And see, this is the thing for people this this is this is America, reminding black people that we have no emotional connection to your story. Because you see it on the media, you see something happen to a child, and the media will immediately go to that black mom and asks her What are your feelings as if she is disconnected from this experience? When you see this, and another light, rather as a white person or any other person, you know, you don’t even see anything of that nature. So the emotional connection that America has with black people, there’s been a disconnection for far. To law, you know, to them, it’s just like, this is something that happens all the time. So we must take it upon ourselves and be responsible and be the change. We want to see if we want to see a change a shift that we need to make a shift. And we need to make the shift where people pay attention. And that’s an eight pockets.

Kim 39:22
And with that, I want to thank Carlos for being on the show like you guys, and I love your background Be the change you wish to see in the world. Yeah, yeah. Thank you. That is, what is that? That is awesome canvas that I have on my wall that I had made for me. That is amazing. When I wake up, it’s just it just gets me started. There’s so many good quotes. Just good words on there. Hope failure. Yeah, you know, and, yeah, I just want to thank you for being on the show. You’re always a wealth of information and knowledge and you just, you know, such a positive person and, you know, always good to be around. So thank you so much for lending your voice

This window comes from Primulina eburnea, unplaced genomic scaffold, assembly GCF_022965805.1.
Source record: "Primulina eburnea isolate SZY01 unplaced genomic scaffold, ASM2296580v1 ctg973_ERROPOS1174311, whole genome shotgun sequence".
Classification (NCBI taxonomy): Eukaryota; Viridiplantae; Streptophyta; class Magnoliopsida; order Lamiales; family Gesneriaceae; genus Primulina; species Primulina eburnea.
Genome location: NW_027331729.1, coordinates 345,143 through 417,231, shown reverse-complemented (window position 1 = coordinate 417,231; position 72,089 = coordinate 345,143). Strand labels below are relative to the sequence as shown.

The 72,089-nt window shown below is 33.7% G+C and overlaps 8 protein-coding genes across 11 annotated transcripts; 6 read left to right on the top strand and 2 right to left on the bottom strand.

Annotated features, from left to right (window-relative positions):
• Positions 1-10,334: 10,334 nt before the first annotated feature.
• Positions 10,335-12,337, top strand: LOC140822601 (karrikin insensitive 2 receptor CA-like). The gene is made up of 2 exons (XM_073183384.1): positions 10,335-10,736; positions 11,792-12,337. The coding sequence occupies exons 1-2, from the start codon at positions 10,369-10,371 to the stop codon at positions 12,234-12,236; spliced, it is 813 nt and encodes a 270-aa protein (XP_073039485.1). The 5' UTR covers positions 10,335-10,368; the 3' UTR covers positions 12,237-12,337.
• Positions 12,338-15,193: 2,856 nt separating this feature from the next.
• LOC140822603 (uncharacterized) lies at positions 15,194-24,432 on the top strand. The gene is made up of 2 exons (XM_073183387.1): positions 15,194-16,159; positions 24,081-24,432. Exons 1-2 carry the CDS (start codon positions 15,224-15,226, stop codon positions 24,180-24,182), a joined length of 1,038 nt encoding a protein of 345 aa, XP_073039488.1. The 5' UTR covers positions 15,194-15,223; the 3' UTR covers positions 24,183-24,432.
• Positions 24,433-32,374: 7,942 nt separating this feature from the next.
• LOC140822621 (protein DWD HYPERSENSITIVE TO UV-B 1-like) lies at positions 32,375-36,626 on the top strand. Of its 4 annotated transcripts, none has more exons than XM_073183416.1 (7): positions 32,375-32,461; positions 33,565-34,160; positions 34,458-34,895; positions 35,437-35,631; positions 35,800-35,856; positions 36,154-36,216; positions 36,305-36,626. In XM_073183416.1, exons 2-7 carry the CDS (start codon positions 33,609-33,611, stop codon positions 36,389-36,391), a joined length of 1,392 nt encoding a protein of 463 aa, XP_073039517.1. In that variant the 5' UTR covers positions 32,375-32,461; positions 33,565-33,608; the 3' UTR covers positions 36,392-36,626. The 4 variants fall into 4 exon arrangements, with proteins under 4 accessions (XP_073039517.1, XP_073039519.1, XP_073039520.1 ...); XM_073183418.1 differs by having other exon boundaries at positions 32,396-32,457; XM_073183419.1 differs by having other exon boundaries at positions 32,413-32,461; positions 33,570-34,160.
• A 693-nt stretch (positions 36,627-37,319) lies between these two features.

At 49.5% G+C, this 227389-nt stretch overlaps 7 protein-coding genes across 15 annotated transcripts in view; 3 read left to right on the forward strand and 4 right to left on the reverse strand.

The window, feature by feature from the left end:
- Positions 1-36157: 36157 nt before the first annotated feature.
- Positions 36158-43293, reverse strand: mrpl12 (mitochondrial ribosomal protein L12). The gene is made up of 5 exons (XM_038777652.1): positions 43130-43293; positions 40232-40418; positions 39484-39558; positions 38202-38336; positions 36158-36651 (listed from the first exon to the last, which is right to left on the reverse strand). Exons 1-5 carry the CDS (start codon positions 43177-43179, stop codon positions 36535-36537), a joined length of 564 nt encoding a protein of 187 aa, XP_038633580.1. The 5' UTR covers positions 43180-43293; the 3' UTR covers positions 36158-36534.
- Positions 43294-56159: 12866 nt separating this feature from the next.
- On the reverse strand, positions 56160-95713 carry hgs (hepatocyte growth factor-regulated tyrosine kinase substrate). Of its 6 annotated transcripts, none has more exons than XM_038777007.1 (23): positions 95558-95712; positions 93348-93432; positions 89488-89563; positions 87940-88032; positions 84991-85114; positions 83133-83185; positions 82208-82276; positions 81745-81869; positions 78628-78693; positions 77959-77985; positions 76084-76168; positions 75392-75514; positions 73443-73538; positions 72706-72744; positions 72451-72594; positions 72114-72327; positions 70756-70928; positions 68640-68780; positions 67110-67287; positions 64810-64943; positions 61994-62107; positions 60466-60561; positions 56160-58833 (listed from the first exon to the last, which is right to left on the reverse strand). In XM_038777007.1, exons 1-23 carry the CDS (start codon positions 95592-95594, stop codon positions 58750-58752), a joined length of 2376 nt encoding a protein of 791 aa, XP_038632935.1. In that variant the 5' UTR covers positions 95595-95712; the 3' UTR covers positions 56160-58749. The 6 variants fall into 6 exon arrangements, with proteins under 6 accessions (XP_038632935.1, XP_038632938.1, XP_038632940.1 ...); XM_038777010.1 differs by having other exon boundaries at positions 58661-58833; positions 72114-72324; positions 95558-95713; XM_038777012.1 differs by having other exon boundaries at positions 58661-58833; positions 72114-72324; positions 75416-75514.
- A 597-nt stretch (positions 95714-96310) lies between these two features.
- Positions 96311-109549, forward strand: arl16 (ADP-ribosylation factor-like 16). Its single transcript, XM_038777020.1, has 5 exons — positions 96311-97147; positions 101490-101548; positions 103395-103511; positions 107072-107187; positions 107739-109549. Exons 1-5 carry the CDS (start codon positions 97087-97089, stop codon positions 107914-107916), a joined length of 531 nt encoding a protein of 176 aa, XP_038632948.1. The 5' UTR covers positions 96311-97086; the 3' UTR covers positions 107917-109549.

Kim 0:00
person and, you know, always good to be around. So thank you so much for lending your voice

Jay-Fit.Health.Well 0:06
connected as well on Instagram. let’s not let’s not let this compensation in here Absolutely. Episode, um, you know, we need to unify and be together. So if there’s anything I can ever do for you in terms of sharing our platform and we come up with something collectively as a group, or us solution and things like that, you know, I’m certainly here. I’m certainly here for you. Okay, sounds like a plan.